October 24th 1996

GOOD MORNING. Earlier this week Wallace and Gromit, the Oscar-winning plasticine film stars, were lost in New York by their creator Nick Park. Having acted out adventures for others, they now found themselves in the middle of their own.

Imagine the scene. Pitch dark in the boot of the taxi. Gromit blinks. Wallace shakes his head. “It’s no use prevaricating about the bush, Gromit. We’re lost.” Gromit blinks again.

So Wallace activates his techno-automatic-escape-system, and they woosh – wsshhh – out through the exhaust pipe – pwt! – and into the open air. Manhattan towers above them. They are alone. No Nick. Anywhere.

For the first time, ever, in their lives, they don’t have to do as he tells them. “This is a fine how d’ye do, isn’t it Gromit? We’re free.” They spend a whole weekend doing all the things Nick never allows.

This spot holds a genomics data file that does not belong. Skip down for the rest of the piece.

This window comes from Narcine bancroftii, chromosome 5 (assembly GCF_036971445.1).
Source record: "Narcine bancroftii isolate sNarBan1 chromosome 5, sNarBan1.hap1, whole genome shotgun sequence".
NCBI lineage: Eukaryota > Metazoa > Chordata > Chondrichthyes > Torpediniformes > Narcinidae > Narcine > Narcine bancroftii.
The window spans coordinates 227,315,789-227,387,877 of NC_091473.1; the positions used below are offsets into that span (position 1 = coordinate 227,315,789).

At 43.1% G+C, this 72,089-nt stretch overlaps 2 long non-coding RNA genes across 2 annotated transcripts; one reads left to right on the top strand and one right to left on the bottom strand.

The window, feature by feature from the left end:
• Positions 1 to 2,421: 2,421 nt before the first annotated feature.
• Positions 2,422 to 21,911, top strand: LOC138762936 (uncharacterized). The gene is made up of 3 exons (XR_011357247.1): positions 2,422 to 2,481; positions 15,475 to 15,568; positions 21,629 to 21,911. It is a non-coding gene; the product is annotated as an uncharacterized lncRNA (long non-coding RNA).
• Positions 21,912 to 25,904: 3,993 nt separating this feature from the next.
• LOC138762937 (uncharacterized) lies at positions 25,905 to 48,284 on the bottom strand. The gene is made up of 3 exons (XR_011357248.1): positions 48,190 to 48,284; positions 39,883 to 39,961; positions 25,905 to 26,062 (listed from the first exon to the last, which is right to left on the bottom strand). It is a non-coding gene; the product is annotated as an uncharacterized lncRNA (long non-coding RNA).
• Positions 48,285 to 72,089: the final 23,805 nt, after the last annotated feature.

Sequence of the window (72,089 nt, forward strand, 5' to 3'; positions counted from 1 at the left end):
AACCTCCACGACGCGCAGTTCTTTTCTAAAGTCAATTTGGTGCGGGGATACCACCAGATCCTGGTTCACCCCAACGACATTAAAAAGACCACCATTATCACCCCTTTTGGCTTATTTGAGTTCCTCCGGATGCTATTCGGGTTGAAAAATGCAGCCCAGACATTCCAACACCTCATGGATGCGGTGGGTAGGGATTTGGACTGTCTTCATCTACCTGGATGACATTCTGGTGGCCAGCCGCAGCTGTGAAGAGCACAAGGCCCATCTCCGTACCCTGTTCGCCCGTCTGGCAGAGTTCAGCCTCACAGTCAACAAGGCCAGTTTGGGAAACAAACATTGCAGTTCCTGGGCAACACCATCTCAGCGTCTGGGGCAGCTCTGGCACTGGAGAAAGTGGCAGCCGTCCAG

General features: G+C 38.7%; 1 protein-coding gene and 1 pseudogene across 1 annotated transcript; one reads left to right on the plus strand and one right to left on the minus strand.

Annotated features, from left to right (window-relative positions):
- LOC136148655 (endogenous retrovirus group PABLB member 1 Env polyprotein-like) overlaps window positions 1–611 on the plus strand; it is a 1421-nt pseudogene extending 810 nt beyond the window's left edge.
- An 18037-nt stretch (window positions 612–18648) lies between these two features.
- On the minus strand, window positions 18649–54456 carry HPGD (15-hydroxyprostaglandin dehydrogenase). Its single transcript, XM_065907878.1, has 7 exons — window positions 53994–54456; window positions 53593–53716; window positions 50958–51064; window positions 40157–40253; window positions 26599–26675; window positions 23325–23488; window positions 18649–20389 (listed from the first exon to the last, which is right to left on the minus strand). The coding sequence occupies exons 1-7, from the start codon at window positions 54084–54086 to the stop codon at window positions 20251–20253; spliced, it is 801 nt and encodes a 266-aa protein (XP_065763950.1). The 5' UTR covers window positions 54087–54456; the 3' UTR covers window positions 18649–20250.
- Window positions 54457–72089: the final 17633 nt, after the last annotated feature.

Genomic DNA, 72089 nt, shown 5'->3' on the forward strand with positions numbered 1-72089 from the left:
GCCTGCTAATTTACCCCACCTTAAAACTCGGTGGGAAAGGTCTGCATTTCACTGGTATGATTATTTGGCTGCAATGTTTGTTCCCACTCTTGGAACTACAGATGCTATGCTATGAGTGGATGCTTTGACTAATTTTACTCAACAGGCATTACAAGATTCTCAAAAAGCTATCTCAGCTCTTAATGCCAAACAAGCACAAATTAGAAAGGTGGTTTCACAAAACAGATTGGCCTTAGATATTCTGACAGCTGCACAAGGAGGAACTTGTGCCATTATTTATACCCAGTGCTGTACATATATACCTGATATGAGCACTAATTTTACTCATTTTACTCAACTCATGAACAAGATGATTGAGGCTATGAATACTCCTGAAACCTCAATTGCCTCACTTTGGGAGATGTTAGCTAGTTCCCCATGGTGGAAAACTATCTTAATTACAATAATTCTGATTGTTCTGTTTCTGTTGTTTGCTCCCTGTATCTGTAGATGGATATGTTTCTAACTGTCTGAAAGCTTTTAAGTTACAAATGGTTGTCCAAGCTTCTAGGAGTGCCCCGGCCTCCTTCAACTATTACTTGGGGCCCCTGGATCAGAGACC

Meanwhile, back at the hotel, Nick Park, their creator, had faxed every police station in town, and spoken to more officials than he cared to count. He had repeatedly braced himself to bear yet another cop say, “You’re missing what?’”

When questioned, he said he did have other puppets, but that wasn’t the point. He admitted that he could Indeed make more, but nothing would ever replace Wallace and Gromit. He was quoted as saying he was close to tears. He almost felt as if he’d lost part of himself.

At last, an hour before dawn, Wallace and Gromit were found. Mr. Park, clearly delighted, said he would never let them travel in the boot of a taxi again. Wallace and Gromit themselves were presumed to be relieved at the end of their adventure, but Mr. Park was absolutely ecstatic. Any creator would feel the same.

Suppose, Jesus said, you had a hundred sheep, and lost one of then, wouldn’t you leave the ninety-nine and go and look for that one lost sheep until you found it? In the same way, there’s more rejoicing in heaven over one sinner who repents, than over ninety nine righteous people who don’t need to.

Anne Atkins is a novelist and broadcaster. Her most recent novel ‘On Our Own’ is published by Sceptre at £16.99.